photos: Amy Singer
Child 7-8 years[Child 9-10 years, Child 11-12/Women's XS, Women's S, Women's M/Men's XS, Women's L/Men's S, Women's XL/Men's M, Men's L, Men's XL]
shown in Women's XS on a 7 inch/16.5 cm hand
Hand circumference: 5[5.5, 6, 6.5, 7, 7.5, 8, 8.5, 9] inches/ 12.5[14, 15, 16.5, 18, 19, 20.5, 21.5, 23] cm, unstretched
Length: 6.5[6.5, 7, 7.25, 7.75, 8.25, 8.75, 9, 9.25] inches/ 16.5[16.5, 18, 18.5, 19.5, 21, 22, 23, 23.5] cm
Choose a size with approximately 1 inch/2.5 cm negative ease in the hand circumference.
Mitten should stretch to fit.
PortFiber/Cashmere People Yarns Cashgora Sport [100% Cashgora; est 300 yds/275m m per 100 g skein]; color: Apricot; 1 skein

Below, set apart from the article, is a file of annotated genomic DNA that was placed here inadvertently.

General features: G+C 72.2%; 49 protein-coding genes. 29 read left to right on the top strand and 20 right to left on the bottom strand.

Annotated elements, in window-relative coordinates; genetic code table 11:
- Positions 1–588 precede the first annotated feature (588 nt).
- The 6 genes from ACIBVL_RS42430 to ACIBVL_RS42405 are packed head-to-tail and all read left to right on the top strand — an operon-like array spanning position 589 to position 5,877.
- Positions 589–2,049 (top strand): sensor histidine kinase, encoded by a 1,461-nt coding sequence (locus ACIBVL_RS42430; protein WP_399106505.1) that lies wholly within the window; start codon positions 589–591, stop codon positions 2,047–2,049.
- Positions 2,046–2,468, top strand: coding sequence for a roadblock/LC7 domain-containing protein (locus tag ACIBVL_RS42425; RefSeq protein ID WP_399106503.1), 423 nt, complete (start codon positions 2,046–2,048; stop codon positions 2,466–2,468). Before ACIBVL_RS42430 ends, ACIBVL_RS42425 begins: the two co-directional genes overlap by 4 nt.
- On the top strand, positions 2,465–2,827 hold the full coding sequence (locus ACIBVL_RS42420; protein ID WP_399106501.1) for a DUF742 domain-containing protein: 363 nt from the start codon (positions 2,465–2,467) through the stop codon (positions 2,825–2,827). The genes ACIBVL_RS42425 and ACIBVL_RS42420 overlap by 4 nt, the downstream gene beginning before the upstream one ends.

Note: because this is handspun yarn, yardage varies across skeins. 225yds is plenty for the largest sizes. The smaller sizes need approximately 100yds.
[always use a needle size that gives you the gauge listed below - every knitter's gauge is unique]
US #2/2.75 mm needles for small circumference in the round
waste yarn or stitch holder for thumb sts
28 sts/40 rounds = 4 inches/10 cm in stockinette stitch
Note: This yarn is sportweight, but I've worked it on needles a little smaller than normal, for extra warmth and pill-resistance. You could use a fingering weight yarn to get the same gauge, but the mittens won't be quite as warm or insulating.
[Knitty's list of standard abbreviations and techniques can be found here.]
Both Mittens start the same way. The only differences between Right and Left are the chart used, and the position of the gusset.
The chart pattern is deliberately offset on the back of the hand, so it sits to the far side of the thumb.